Monday, April 8, 2013

Collar and Harness Acclimation

Note: I would advise to NOT make a dog drag around a leash if he does not like the leash yet.  Do this in stages instead.



First, make sure the dog is okay being handled. See handling shyness: http://www.youtube.com/watch?v=AElTVoIPlOw 
Then make sure the dog is okay wearing a collar  
Leave collar on the ground. If the dog glances at the collar, mark and reward 
If the dog sniffs at collar, mark and reward. 
Next pick up the collar, mark and reward 
Next reach towards dog with collar, mark and reward 
Next barely touch dog with collar, mark and reward 
Next hold the collar in front of the dogs face, feed a treat through the collar
Next put the collar on briefly but do not snap it on, mark and reward
Put the collar on for a couple of seconds, treat, then take it off.
And so on until the dog is okay wearing the collar.

If the dog still appears to be uncomfortable. Do one, some or all of the below
1. Vet check for pain or other problem
2. Try a different collar
3. Break down the desensitization process further. Maybe acclimate the dog to some light gauze draped around his/her neck before using a collar. Maybe an ace bandage next (just draped) and eventually move up to something as heavy as a collar.
4. Get help from a skilled professional.

The above also applies to harness acclimation (the gauze would go across the dog's back like a harness)

Personally, I like the collar for only holding ID.  For safety I walk dogs in a martingale/harness combo. Harness for comfort and safety (protect the dog’s neck, trachea and thyroid) and martingale backup for safety – reduces the chances of slipping loose
See collar and harness safety: https://www.youtube.com/watch?v=DrwdNoYFyyk
https://www.youtube.com/watch?v=8DvLhV1BHMw

Here is a good video on harness acclimation. But I would not use the type of harness in the video. Not secure enough:

Then work on leash acclimation: 
Start with a very light weight piece of cloth or rope. Hold it close the dog's harness, mark and reward, then do something fun with the dog. You can do this a few time as long as the dog is having fun.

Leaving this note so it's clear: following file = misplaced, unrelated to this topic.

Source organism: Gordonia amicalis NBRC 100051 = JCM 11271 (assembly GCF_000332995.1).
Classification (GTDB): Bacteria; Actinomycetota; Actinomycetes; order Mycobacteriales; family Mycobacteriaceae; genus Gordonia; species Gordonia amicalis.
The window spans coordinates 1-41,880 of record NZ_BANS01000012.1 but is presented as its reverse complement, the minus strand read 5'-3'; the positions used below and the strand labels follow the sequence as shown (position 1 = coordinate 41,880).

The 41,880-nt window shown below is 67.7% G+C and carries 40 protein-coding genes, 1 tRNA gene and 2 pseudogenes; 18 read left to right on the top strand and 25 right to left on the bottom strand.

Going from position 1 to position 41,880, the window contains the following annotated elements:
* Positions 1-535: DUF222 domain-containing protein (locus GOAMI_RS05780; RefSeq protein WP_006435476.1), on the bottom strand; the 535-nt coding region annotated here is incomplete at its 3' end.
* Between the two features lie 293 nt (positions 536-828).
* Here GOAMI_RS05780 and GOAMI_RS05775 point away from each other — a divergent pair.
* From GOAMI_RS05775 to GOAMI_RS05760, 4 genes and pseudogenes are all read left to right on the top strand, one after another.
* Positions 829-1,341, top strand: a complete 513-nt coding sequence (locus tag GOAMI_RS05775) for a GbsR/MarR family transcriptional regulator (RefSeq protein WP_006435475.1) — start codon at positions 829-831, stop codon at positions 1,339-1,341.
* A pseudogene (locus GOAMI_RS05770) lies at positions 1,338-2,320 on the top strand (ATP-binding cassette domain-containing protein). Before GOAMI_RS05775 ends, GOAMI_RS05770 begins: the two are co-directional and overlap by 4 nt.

Next, quietly clip on the leash, mark and reward, take it off and go do something fun. Try this a few times as long as the dog is having fun. 

Next, leave a lightweight, 1 inch piece of cloth on the harness. Let the dog move around with it on (under heavy supervision).  If the dog seems bothered by it, take it off. Then try something shorter and/or lighter. 
Later, increase the length by a couple of inches.  Start seeing how the dog feels about you picking up the leash occasionally. Maintain heavy supervision while the dog is wearing it. 
Still supervising, work your way up to 6 feet or whatever length you plan to use.

You can start working on loose leash walking before you start using the leash. It’s actually better that way.
See
Then, while you are in a secured area, you can work on taking on and off the leash and dropping and picking up the leash – see Leslie McDevitt’s Leash Game in her “Control Unleashed” Book
When you are ready to take it outside, take it slowly. If the dogs appear to be afraid of the outside, see: http://blog.mysanantonio.com/latrenda/2013/01/dog-does-not-want-to-go-for-walks/

Also for any training and for loose leash walking, you might need to “proof”. Often times proofing doesn’t work well in the beginning with two dogs. Many times, you will need to work with one dog at a time, then add dogs
See more on proofing and loose leash walking here:
and here

More on loose leash walking here
http://www.stubbypuddin.com/2014/07/loose-leash-walking-summary.html


Also, if your dogs aren’t comfortable with strangers, start walking during the least busy times of day and keep away from strangers and other scary things:


More on fearful dogs here: http://www.stubbypuddin.com/2013/09/how-do-i-fix-my-scared-and-nervous-dog.html

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